I do not wish to see “nko” changed from Nkonya – it is already in usage.
The references given to where the names are used is to an ISO character-encoding proposal -- a secondary source. I’d prefer to see a reference to something other than a coding proposal, though I don’t see this as a cause to block anything. It just leaves one question open in my mind: that document cites an alternate name, Kangbe (fr: kangbé), and it appears to treat *that* name as the preferred name. It seems at least that the EN/FR names should at least include both forms, and it’s unclear to me which should be listed first.
The description of this as a “literary dialect” certainly does raise a question in my mind as to whether this is best considered a variant of something larger, and I think it would be helpful if that were clarified. It’s not clear to me if this should really be considered a distinct language alongside other related languages, whether it should be considered a register or dialect of some other language, or whether it should be considered an individual language along with others for which a common macrolanguage is also identified.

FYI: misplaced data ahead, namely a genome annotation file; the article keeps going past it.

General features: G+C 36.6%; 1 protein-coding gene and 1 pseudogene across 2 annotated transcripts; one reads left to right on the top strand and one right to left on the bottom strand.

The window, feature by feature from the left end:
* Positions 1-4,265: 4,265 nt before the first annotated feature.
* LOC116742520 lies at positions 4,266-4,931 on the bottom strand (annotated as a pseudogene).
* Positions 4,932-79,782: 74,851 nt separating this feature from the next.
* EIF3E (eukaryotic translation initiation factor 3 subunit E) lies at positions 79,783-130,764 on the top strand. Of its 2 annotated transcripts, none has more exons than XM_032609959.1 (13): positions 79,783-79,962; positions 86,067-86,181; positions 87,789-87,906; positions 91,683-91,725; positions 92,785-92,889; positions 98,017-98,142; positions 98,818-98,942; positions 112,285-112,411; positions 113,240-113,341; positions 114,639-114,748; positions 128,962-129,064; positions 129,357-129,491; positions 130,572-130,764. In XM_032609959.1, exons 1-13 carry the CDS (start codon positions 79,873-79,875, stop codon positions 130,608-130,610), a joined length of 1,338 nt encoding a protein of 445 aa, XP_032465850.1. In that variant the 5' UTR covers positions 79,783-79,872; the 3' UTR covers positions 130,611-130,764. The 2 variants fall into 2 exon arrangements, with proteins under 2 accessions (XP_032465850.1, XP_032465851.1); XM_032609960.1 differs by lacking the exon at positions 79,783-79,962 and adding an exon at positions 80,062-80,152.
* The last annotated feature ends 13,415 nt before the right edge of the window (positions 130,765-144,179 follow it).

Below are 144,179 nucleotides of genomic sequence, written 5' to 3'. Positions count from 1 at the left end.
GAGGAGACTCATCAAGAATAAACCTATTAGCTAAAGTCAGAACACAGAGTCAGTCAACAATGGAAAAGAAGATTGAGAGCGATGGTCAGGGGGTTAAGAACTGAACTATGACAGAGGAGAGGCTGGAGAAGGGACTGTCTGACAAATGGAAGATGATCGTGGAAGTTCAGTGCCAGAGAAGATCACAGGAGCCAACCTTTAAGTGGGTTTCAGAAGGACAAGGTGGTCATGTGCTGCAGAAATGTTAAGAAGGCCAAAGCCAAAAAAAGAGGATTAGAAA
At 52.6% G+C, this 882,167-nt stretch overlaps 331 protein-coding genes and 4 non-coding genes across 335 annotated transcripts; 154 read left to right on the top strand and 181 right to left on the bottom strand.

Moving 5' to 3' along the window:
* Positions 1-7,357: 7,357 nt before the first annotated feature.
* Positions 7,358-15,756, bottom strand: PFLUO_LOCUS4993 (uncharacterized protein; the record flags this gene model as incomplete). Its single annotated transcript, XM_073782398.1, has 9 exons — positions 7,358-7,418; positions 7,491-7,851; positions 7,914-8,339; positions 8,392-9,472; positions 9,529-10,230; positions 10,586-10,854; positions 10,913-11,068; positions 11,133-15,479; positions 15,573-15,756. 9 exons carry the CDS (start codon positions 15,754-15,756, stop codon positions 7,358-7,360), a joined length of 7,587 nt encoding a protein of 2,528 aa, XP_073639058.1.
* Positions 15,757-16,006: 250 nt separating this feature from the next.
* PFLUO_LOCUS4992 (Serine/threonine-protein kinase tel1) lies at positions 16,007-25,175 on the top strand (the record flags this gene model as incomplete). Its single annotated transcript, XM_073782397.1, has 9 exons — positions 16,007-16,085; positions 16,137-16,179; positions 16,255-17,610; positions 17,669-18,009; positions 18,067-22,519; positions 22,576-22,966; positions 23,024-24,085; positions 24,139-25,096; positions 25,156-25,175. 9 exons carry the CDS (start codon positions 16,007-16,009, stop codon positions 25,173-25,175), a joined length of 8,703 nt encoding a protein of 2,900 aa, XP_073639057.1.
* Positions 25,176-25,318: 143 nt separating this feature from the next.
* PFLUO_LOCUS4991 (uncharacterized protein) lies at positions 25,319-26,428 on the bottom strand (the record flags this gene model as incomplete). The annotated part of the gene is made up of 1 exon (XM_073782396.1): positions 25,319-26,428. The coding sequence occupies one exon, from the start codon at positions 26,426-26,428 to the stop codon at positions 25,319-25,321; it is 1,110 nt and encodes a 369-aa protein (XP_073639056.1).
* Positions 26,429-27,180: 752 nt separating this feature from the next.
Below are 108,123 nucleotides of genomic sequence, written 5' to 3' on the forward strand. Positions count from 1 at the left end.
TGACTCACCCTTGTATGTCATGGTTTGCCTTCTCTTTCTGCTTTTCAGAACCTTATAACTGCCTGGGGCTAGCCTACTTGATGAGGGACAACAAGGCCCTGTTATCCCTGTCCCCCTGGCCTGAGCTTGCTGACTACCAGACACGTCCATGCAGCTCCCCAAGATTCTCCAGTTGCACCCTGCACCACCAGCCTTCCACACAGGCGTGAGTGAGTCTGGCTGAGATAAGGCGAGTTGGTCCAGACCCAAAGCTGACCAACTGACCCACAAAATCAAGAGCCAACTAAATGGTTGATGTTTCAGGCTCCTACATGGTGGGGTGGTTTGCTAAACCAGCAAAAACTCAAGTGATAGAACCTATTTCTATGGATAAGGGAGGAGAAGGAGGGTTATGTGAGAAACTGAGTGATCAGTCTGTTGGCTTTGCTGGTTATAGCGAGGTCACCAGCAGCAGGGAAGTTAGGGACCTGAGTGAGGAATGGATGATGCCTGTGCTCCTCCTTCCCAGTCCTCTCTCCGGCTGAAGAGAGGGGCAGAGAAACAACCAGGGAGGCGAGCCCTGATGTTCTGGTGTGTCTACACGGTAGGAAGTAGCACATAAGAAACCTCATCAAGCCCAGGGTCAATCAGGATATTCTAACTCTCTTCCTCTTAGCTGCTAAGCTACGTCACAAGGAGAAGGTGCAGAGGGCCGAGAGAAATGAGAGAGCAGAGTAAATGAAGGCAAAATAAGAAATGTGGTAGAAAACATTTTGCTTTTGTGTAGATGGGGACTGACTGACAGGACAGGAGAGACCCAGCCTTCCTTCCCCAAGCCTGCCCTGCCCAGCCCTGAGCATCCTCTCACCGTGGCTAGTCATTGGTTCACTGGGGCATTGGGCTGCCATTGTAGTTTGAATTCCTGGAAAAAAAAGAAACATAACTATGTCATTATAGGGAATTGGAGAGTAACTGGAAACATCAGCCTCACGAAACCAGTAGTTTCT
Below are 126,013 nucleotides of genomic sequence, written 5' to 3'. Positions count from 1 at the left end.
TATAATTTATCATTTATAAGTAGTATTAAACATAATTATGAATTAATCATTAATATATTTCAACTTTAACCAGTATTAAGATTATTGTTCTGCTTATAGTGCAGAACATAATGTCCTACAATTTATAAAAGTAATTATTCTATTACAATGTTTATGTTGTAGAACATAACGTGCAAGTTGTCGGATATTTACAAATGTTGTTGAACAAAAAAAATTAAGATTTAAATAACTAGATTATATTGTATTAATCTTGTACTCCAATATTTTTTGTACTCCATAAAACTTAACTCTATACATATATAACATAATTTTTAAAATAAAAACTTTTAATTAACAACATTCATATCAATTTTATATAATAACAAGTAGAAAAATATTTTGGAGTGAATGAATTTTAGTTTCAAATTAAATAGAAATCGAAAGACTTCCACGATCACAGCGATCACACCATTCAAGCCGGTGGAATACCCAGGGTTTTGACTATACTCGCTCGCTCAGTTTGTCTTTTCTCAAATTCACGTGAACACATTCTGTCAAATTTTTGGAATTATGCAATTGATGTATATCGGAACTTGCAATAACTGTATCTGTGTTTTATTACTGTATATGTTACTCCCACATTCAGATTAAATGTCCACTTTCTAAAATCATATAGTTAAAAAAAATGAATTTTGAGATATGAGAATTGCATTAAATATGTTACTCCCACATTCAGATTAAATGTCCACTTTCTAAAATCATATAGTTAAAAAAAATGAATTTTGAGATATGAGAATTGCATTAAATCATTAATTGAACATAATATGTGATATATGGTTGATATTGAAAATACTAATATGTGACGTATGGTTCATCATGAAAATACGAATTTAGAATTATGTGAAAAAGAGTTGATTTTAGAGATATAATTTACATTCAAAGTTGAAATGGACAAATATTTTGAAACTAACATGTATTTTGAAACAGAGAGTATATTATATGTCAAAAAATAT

I don’t find a single reference to
Kangbe in Ethnologue, which I find surprising, unless this variety has evolved
only recently. There are references to N’Ko script (spelled Nko in E.) in
“Heine (1970) surveys lingua francas
and pidgins in sub-Saharan
which split into Malinke (165), Dyula (166) and Bambara (164; see §8.2), and also apparently
gave rise to the pidginized Kangbe (170-71). Much later, the Wadai empire was founded in the
17th century in what is now eastern
capital and surrounding area became the lingua franca of the empire (115).”
To summarize my comments:
- don’t change “nko” from Nkonya
- I’d like to see clarification re the names “Kangbe” and “N’Ko” – which should be listed first?
- I’d find it helpful to get input from experts in Mandean linguistics to clarify the linguistic / sociolinguistic facts.